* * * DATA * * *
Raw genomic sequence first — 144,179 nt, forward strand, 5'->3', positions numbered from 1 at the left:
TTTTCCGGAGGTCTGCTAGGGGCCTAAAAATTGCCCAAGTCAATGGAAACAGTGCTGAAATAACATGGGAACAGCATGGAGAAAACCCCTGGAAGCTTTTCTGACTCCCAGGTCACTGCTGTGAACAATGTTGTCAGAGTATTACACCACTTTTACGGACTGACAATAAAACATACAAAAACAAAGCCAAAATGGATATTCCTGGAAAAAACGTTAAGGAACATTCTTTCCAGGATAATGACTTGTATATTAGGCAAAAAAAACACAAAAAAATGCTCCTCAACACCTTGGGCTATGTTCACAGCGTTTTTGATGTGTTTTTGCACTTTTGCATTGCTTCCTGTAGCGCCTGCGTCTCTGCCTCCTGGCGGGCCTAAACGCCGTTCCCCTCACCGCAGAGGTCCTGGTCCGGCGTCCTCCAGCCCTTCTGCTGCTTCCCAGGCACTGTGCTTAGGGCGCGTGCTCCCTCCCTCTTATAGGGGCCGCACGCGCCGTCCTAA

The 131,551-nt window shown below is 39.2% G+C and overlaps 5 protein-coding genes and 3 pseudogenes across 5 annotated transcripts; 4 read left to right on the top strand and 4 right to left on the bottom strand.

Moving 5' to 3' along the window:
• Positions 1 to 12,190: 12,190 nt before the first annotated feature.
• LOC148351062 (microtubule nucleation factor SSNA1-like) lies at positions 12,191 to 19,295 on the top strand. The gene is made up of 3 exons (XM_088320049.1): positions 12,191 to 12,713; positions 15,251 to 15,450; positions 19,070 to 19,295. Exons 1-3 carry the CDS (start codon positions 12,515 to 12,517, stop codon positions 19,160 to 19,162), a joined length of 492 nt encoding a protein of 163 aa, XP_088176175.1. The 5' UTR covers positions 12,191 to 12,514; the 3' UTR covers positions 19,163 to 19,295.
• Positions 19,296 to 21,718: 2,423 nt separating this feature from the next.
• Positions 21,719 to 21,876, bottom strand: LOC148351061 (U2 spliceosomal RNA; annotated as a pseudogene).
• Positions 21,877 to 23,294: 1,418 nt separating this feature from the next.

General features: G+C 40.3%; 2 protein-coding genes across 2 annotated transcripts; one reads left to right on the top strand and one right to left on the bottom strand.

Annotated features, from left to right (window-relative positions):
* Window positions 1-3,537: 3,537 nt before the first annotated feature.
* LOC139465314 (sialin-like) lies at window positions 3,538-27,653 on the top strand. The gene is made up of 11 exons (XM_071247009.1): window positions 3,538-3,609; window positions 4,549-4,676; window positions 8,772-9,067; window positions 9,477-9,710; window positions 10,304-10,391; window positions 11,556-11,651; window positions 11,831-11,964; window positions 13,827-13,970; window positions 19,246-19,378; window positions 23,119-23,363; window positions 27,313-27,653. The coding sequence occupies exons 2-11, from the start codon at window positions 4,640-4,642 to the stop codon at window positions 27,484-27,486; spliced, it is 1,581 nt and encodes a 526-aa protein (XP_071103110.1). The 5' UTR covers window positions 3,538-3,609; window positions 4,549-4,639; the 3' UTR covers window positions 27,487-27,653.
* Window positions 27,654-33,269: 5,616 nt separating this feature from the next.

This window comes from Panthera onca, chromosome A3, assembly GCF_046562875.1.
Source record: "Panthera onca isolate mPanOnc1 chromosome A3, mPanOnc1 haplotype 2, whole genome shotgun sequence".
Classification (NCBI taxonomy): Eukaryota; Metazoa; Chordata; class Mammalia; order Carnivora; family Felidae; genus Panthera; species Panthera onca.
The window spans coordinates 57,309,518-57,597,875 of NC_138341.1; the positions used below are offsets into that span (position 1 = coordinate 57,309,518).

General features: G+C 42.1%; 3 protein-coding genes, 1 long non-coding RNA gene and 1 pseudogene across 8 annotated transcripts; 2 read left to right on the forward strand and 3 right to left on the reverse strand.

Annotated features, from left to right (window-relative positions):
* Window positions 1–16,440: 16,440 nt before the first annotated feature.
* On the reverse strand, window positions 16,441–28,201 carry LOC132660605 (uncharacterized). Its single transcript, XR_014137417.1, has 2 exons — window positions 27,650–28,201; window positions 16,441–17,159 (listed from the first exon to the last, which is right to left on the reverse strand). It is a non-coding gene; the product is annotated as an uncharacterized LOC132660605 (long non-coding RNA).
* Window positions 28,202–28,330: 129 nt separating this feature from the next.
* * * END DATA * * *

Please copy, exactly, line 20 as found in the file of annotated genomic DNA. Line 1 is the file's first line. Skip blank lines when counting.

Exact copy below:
Annotated features, from left to right (window-relative positions):